From: Prof Brian Ripley <ripley_at_stats.ox.ac.uk>

Date: Thu, 26 Jul 2007 09:11:28 +0100 (BST)

Date: Thu, 26 Jul 2007 09:11:28 +0100 (BST)

The R interface is just a wrapper for those Netlib C/Fortran functions. I don't think anyone is going to be able (or willing) to read and explain those for you.

You do need to understand the loess.control parameters, and I believe they are explained in the White Book. But perhaps you should use the simplest options in R as a baseline.

I don't believe your sketchy description of tricube weights is correct: the White Book has the details.

The default degree is 2, not linear fits.

On Wed, 25 Jul 2007, apjaworski_at_mmm.com wrote:

*>
*

> Hello,

*>
**> I need help with the details of loess prediction algorithm. I would like
**> to get it implemented as a part of a measurement system programmed in
**> LabView. My job is provide a detailed description of the algorithm. This
**> is a simple one-dimensional problem - smoothing an (x, y) data set.
**>
**> I found quite a detailed description of the fitting procedure in the "white
**> book". It is also described in great detail at the NIST site in the
**> Engineering Statistics Handbook. It provides an example of Loess
**> computations. I managed to reproduce their example exactly in R. At each
**> data point I compute a weighted local linear fit using the number of points
**> based of span. Then I predict the values from these local fits. This
**> matches R "loess" predictions exactly.
**>
**> The problem starts when I try to predict at x values not in the data set.
**> The "white book" does not talk about predictions at all. In the NIST
**> handbook in the "Final note on Loess Computations" they mention this type
**> of predictions but just say that the same steps are used for predictions as
**> for fitting.
**>
**> When I try to use "the same steps" I get predictions that are quite
**> different that the predictions obtained by fitting R loess model to a data
**> set and running predict(<model object>, newdata=<grid of x values>). They
**> match quite well at the lowest and highest ends of the x grid but in the
**> middle are different and much less smooth. I can provide details but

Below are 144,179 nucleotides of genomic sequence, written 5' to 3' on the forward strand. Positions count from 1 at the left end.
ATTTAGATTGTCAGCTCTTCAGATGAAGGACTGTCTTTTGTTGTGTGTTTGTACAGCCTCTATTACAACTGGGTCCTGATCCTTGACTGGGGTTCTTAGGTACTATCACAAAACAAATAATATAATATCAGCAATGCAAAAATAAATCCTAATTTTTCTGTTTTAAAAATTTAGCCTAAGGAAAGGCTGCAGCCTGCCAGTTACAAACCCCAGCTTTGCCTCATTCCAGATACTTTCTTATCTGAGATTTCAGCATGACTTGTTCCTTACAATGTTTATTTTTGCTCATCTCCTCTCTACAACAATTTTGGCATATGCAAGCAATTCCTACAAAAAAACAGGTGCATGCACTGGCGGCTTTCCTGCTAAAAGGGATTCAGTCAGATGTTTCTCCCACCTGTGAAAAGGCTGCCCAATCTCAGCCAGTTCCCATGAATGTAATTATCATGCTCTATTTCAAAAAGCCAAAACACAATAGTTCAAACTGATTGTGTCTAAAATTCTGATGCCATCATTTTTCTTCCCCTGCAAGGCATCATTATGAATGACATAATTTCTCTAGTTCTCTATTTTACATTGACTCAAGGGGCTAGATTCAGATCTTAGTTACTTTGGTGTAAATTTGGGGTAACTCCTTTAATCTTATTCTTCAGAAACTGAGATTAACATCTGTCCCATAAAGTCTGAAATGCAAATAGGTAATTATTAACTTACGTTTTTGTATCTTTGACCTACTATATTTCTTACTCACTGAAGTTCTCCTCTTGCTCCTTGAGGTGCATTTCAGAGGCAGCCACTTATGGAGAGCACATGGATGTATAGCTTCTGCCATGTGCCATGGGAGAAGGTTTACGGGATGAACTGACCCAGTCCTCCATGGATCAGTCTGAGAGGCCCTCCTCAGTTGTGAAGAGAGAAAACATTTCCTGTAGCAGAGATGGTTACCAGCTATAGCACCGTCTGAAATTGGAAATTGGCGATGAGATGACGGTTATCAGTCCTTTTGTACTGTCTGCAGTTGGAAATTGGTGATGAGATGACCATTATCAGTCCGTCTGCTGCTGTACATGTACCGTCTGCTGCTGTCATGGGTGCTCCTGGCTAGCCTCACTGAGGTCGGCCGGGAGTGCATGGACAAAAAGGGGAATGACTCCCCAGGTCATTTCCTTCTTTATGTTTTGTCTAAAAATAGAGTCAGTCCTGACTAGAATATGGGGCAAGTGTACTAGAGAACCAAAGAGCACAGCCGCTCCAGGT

**> basically what I do to create the predictions at x0 is this:
**> 1. I append c(x0, NA) to the data frame of (x, y) data.
**> 2. I calculate abs(xi-x0), i.e., absolute deviations of the x values in
**> the data set and a given x0 value.
**> 3. I sort the data set according to these deviations. This way the first
**> row has the (x0, NA) value.
**> 4. I drop the first row.
**> 5. I divide all the deviations by the m-th one, where m is the number of
**> points used in local fitting - m = floor(n*span) where n is the number of
**> points.
**> 6. I calculate the "tricube" weights and assign 0's to the negative ones.
**> This eliminates all the points except the m points of interest.
**> 7. I fit a linear weighted regression using lm.
**> 8. I predict y(x0) from this linear model.
**> This is basically the same procedure I use to predict at the x values from
**> the data set, except for point 4.
**>
**> I got the R sources for loess but it looks to me like most of the work is
**> done in a bunch of Fortran modules. They are very difficult to read and
**> understand, especially since they handle multiple x values. A couple of
**> things that worry me are parameters in loess.control such as surface and
**> cell. They seem to have something to do with predictions but I do not
**> account for them in my simple procedure above.
**>
**> Could anyone shed a light on this problem? Any comment will be
**> appreciated.
**>
**> I apologize in advance if this should have been posted in r-help. I
**> figured that I have a better chance asking people who read the r-devel
**> group, since they are likely to know more details about inner workings of
**> R.
**>
**> Thanks in advance,
**>
**> Andy
**>
**> __________________________________
**> Andy Jaworski
**> 518-1-01
**> Process Laboratory
**> 3M Corporate Research Laboratory
**> -----
**> E-mail: apjaworski_at_mmm.com
**> Tel: (651) 733-6092
**> Fax: (651) 736-3122
**>
**> ______________________________________________
**> R-devel_at_r-project.org mailing list
**> https://stat.ethz.ch/mailman/listinfo/r-devel
**>
*

-- Brian D. Ripley, ripley_at_stats.ox.ac.uk Professor of Applied Statistics, http://www.stats.ox.ac.uk/~ripley/ University of Oxford, Tel: +44 1865 272861 (self) 1 South Parks Road, +44 1865 272866 (PA) Oxford OX1 3TG, UK Fax: +44 1865 272595 ______________________________________________ R-devel_at_r-project.org mailing list https://stat.ethz.ch/mailman/listinfo/r-develReceived on Thu 26 Jul 2007 - 08:15:11 GMT

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